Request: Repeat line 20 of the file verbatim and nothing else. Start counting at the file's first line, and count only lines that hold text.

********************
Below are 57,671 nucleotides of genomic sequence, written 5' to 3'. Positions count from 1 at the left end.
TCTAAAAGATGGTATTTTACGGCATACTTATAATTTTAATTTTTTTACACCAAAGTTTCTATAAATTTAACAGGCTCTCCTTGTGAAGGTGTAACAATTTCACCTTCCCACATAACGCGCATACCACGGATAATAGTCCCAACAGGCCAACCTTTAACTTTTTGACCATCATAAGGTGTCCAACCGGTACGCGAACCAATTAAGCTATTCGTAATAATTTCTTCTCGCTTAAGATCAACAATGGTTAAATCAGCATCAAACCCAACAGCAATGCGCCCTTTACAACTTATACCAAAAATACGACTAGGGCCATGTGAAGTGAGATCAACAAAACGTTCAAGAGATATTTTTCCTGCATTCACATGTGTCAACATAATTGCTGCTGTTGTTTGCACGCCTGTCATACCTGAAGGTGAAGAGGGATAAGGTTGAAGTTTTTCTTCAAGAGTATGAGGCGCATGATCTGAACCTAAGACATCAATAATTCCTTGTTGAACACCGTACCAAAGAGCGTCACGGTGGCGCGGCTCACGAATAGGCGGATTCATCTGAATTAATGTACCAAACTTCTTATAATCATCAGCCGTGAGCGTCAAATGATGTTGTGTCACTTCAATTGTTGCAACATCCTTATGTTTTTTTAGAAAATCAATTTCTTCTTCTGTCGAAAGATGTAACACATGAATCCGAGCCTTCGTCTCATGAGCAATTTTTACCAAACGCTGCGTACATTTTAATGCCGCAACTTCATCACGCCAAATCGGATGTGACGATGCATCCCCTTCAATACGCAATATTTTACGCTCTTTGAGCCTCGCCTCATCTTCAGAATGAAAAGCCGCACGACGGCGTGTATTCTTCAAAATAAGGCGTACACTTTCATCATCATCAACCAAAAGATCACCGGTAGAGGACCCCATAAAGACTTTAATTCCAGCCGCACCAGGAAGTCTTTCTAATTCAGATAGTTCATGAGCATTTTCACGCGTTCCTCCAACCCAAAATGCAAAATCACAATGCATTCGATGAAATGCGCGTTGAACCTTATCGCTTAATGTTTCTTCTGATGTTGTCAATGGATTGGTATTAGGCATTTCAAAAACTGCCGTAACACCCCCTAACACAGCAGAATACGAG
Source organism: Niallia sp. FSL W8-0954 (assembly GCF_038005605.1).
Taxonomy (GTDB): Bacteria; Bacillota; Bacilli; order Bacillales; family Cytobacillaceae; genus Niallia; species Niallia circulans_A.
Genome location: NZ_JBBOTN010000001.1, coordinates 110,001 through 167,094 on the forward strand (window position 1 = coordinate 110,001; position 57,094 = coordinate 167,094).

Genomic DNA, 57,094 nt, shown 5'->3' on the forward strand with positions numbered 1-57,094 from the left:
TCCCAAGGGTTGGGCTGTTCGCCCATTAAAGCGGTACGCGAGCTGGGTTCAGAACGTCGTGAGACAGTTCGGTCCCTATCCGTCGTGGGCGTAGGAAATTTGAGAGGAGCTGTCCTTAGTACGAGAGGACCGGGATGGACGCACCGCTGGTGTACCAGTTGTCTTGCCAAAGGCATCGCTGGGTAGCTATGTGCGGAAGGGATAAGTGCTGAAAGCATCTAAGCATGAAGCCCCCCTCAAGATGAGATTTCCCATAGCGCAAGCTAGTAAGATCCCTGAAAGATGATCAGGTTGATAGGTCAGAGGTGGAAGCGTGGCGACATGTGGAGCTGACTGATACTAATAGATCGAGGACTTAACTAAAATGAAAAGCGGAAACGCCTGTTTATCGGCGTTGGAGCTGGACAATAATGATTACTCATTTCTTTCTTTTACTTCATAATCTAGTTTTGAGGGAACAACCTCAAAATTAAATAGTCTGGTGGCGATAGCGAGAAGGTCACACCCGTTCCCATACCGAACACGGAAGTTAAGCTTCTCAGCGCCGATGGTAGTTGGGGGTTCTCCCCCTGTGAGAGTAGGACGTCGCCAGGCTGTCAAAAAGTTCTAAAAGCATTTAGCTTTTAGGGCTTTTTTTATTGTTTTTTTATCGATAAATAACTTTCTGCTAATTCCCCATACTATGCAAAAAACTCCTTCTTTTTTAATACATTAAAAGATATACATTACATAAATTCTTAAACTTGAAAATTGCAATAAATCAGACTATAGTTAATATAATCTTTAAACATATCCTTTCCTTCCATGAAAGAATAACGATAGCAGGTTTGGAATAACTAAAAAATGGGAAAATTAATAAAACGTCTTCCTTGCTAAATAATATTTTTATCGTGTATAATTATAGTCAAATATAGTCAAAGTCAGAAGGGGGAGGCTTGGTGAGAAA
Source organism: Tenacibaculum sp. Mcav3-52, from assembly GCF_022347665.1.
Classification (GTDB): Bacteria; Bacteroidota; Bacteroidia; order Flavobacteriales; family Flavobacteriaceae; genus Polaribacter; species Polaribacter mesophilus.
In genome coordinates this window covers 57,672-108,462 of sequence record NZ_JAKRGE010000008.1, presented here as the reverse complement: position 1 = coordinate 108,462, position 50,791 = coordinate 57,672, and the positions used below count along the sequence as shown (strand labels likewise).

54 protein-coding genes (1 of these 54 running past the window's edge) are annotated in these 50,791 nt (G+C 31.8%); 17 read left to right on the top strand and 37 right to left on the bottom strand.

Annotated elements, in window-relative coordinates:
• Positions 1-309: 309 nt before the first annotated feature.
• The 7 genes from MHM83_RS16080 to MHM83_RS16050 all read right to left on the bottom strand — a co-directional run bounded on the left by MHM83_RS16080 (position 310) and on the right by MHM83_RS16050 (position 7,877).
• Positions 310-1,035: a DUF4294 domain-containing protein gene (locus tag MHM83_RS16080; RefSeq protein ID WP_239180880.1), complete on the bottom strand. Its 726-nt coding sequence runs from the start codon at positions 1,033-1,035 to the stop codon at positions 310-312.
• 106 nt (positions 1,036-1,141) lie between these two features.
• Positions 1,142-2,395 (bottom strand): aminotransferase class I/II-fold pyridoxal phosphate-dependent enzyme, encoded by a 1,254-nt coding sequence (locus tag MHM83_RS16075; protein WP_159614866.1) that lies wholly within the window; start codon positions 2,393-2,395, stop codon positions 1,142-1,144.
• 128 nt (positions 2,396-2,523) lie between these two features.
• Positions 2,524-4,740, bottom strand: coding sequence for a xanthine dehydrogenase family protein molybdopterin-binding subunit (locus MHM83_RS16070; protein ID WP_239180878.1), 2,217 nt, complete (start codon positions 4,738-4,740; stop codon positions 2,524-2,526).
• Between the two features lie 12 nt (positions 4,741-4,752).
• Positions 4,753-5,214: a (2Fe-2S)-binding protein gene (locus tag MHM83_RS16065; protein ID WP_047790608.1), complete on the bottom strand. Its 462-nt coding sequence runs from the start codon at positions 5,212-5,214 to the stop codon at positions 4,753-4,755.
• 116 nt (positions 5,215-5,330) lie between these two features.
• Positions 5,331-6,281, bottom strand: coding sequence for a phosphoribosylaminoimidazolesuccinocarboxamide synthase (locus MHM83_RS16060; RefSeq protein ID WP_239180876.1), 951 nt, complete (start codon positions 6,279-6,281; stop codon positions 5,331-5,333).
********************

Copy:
• Between the two features lie 12 nt (positions 4,741-4,752).